LRC launches interactive website that guides efficient residential lighting design

May 21, 2013
NYSERDA-funded web tool helps homeowners to lighting designers consider different lighting installations in the various rooms typically found in a home, and choose products and design elements that are both functional and efficient.

The Lighting Research Center (LRC) at Rensselaer Polytechnic Institute has developed a new interactive website entitled "Lighting patterns for homes" that provides guidance on energy-efficient home lighting. NYSERDA (New York State Energy Research and Development Authority) funded the development of the site to encourage the adoption of energy-efficient lighting and to ensure such installations provide the required lighting functionality in the various rooms in a home.

The new website is targeted at everyone from homeowners to lighting-design professionals and everyone in between such as contractors and builders. The site is segmented by room, and shows how various lighting options will look using renderings from 3-D modeling software. Users can compare different light sources, such as energy-efficient LED-based lamps and fixtures, and also how to best use layers of lighting such as combining task and ambient lighting.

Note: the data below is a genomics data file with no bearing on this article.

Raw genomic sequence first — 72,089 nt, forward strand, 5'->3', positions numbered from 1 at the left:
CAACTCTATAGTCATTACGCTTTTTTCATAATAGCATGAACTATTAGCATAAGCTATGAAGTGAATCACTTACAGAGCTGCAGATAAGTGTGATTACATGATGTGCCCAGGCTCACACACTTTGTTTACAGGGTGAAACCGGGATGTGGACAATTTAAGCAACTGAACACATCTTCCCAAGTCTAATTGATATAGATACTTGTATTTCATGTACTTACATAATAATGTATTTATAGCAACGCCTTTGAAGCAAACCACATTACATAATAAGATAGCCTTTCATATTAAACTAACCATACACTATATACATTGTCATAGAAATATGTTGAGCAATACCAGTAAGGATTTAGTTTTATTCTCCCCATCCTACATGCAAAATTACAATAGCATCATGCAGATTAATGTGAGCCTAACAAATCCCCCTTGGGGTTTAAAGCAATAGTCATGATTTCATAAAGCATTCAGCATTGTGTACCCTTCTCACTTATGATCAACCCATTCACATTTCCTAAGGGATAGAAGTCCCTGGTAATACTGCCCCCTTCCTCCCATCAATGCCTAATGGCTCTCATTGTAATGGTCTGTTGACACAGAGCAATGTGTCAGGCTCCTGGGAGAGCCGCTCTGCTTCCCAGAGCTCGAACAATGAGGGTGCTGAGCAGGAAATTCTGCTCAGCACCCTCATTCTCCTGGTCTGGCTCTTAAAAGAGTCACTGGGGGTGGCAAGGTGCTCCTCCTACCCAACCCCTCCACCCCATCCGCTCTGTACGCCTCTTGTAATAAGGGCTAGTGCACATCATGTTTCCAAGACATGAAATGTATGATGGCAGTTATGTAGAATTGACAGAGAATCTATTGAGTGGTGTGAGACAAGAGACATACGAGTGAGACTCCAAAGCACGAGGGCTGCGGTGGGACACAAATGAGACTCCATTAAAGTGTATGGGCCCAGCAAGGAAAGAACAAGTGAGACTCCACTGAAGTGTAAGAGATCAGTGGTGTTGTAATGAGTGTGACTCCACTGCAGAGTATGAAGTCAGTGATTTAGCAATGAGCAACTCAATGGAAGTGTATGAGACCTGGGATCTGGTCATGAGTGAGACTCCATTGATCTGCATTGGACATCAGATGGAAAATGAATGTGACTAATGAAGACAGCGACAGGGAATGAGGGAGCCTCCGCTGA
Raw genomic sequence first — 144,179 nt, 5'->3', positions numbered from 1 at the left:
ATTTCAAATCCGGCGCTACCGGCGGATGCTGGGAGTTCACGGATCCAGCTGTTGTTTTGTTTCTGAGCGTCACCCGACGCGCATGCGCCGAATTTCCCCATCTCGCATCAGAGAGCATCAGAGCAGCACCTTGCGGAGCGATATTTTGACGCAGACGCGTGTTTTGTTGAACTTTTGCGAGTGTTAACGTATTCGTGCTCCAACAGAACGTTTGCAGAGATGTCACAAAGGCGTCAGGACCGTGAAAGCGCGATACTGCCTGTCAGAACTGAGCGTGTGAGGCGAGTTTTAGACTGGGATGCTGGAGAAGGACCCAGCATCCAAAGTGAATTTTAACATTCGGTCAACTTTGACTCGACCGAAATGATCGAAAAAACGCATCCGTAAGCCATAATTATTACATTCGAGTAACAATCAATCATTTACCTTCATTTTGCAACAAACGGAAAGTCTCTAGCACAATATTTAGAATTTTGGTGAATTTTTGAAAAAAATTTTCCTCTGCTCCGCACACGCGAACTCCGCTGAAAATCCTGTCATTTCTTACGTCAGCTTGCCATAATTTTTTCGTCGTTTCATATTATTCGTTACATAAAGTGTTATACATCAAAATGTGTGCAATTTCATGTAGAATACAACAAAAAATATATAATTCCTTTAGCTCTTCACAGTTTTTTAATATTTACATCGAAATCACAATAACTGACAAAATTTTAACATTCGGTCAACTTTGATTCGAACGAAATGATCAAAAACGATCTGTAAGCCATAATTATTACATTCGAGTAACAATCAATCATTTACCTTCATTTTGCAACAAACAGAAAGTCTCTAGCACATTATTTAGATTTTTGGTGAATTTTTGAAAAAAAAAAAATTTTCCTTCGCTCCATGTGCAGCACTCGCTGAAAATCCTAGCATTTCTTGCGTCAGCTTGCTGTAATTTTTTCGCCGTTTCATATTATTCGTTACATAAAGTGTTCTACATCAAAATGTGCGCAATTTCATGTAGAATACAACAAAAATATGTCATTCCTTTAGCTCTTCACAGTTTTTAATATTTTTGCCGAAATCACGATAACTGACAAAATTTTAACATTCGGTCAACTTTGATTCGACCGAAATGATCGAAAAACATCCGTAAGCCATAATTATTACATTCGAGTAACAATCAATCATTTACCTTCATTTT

"This groundbreaking tool demonstrates the innovation that is driving development of New York State's clean-energy economy under Governor Cuomo," said Francis J. Murray, Jr., president and CEO of NYSERDA. "The Lighting Research Center has once again proven itself to be a leader in the energy-efficient lighting industry. This site is a great resource for all New Yorkers who want to learn how to reduce their energy costs through lighting measures."

While the program may have been designed with New Yorkers in mind, most of the information provided is applicable anywhere. Some of the cost-comparison data is specific to the area. The site includes a calculator to estimate up-front costs, energy savings, pay back, and carbon reduction.

The LRC provided designs for 36 of the commonly found areas in the house ranging from bedrooms or living rooms to specialty areas such as hallways or home offices. The site compares traditional designs with 134 scenarios that provide equal or better lighting and better efficiency. The prototypical designs were created by professional LRC designers.

"Many homeowners still rely on traditional incandescent lighting, even though more efficient options have been available for years," said LRC research scientist Jennifer Brons. "We hope this website helps people save energy and money with improved lighting, and also prepare for the phase-out of some conventional bulbs that do not meet the new energy efficiency standards."